We recently had some Irish residents from Cork come to work in our department for 10 weeks. My bosses all noticed their work ethic and their impressive, “Yep, can do!” attitude. I also notice it when I receive phone referrals from Irish doctors in regional centres. They know their patients and are always appreciative and receptive of advice offered. Irish doctors are well educated, there are minimal gaps in their knowledge and they adapt quite easily and quickly to the Australian healthcare system. This goes for Irish nurses, physiotherapists and occupational therapists that I meet over here too.

What impresses you about working in Australia?

When I moved to Australia in 2009, there was talk of building a new paediatric hospital here, but nothing definite. We moved into that hospital in November 2014. It’s a great place. Although every hospital will have its critics, it really is a wonderful building and a great asset for the children and families of Queensland.

When I read about the protracted saga that is the new children’s hospital in Dublin, I despair. I am aware of charities fundraising for paediatric oncology services etc and I think it’s sad. Fundraising should be for extras such as comfort measures or family accommodation. It shouldn’t be for building refurbishment. The Irish Government has to prioritise children’s health services; Irish children deserve world-class treatment in the best facilities we can build.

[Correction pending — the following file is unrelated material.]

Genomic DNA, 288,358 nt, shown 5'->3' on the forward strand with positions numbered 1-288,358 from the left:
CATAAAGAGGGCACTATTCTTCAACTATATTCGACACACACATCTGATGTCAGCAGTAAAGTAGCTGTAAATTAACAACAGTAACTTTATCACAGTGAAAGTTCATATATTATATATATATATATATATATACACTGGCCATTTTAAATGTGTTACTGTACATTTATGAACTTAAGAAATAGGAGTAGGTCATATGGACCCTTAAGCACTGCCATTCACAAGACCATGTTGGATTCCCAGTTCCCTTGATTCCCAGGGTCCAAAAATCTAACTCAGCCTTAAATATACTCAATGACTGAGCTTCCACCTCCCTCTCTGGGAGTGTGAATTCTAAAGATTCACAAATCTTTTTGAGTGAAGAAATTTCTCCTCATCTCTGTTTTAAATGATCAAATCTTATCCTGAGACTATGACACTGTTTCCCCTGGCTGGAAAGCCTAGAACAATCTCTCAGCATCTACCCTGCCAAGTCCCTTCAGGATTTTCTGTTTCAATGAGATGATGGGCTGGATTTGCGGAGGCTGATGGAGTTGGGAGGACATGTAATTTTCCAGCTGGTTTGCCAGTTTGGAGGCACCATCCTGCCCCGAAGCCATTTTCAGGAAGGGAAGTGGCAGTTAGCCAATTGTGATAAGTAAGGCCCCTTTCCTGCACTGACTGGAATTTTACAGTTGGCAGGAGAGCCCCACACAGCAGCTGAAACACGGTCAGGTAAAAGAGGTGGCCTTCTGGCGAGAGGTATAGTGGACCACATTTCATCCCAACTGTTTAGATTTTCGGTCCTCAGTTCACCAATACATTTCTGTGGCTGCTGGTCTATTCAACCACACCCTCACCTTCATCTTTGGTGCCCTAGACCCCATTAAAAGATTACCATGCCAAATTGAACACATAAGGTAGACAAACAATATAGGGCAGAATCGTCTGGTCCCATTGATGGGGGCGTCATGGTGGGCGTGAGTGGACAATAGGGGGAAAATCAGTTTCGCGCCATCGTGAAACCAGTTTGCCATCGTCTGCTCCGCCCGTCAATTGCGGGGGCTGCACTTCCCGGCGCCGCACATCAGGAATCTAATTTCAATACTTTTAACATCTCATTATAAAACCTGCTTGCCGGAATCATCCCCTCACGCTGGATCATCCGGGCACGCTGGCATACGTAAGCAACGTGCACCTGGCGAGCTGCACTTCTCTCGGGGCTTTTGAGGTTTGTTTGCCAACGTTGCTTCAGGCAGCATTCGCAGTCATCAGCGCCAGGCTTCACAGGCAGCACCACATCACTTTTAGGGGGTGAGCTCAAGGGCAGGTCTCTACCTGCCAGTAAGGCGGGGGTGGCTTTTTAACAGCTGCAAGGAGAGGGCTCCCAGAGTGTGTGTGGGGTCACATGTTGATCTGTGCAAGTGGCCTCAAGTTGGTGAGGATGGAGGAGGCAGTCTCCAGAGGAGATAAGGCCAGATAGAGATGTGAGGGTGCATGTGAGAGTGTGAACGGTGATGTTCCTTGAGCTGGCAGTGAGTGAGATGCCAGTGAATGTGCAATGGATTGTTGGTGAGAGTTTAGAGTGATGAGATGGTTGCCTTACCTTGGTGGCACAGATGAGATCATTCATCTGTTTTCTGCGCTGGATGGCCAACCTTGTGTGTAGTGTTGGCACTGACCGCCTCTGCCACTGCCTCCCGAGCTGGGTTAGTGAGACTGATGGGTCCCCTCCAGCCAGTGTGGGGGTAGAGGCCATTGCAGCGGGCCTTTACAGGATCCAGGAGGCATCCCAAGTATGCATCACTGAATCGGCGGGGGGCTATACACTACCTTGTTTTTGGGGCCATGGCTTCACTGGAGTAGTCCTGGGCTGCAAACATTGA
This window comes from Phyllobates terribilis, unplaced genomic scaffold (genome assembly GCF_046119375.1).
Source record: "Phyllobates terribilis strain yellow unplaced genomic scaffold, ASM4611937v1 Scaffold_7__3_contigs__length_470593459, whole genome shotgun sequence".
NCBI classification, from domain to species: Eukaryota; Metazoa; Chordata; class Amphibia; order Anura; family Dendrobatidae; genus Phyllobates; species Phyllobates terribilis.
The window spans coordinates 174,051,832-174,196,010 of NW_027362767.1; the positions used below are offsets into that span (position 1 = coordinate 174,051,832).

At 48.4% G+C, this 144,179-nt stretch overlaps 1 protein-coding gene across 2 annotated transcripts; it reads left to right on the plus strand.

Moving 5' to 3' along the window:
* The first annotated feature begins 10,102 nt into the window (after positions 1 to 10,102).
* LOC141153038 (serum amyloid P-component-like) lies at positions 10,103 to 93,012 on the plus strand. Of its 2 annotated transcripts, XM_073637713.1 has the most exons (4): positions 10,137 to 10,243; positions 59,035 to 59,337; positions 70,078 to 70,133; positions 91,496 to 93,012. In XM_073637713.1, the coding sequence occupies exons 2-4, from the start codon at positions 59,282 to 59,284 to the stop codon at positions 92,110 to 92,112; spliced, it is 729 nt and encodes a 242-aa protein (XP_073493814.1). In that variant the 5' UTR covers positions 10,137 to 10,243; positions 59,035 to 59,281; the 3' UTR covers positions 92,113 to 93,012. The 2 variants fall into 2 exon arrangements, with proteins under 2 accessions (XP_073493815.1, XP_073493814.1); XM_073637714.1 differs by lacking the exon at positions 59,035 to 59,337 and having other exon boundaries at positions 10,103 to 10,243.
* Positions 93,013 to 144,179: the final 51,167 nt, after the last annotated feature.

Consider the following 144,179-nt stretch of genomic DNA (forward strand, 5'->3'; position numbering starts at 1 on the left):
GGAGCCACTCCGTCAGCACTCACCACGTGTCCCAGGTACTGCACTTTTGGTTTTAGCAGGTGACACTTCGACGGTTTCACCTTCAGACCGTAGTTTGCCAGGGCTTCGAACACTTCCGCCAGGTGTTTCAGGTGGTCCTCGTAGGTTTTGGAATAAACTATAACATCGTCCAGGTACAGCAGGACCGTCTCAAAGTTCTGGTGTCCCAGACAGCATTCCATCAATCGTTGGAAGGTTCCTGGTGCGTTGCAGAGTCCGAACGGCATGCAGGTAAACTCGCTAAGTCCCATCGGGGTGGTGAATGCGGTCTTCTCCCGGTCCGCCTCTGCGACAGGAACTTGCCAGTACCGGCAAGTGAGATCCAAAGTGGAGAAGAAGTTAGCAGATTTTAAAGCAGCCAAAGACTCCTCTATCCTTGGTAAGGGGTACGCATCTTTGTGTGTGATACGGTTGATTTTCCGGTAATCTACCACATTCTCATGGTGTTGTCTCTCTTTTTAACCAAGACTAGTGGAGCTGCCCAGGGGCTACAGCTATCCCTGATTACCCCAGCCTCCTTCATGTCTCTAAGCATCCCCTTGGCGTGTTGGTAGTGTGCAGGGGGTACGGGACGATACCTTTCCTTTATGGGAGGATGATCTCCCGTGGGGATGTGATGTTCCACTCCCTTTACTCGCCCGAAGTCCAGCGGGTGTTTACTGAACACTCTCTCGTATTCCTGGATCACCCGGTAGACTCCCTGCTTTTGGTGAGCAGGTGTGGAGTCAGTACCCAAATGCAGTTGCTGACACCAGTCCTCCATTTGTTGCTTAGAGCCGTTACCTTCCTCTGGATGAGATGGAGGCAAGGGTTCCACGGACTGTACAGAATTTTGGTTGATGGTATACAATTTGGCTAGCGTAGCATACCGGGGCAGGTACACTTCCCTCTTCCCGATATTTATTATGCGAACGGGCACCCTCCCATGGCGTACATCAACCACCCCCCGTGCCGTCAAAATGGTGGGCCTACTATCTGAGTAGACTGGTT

What do you miss about home?

I miss Ireland, my family, my friends – and just Irish people and Irishness. I had my first baby last year. (I was well supported by my bosses as I tried to operate with a massive baby bump and during my maternity leave I was well paid.) This has certainly made life more challenging and when I’m working late and starting early and Hugo is too unwell to go to daycare I envy my colleagues who have grandparents and family members to call on.

We’re a very close family despite the distance. Viber groups and Facetime make things easier. We chat daily, but I know our parents miss us deeply.

We are lucky as my husband Cathal Nugent stays at home with Hugo three days a week. He works as a carpenter the rest of the time. (I don’t envy him working in the heat while I’m in an air-conditioned hospital.) I’m lucky that I have such a supportive husband who is willing to move around during my training and supports me working long hours and studying hard. I don’t think I could get through the 100-hour weeks, plus study plus parenthood without him.

Where do you see your future?

I love my job and I love it here. But I do miss Ireland and I’m not sure how I feel about raising Hugo as a little Aussie and not a little Irish boy. He definitely wears flip-flops more often than he wears wellies. I’d like to do a fellowship in the UK or Ireland after I finish training to see how our life might be if we did move home.

This article forms part of a new series for Irish Times Abroad on the opportunities worldwide for Irish healthcare workers.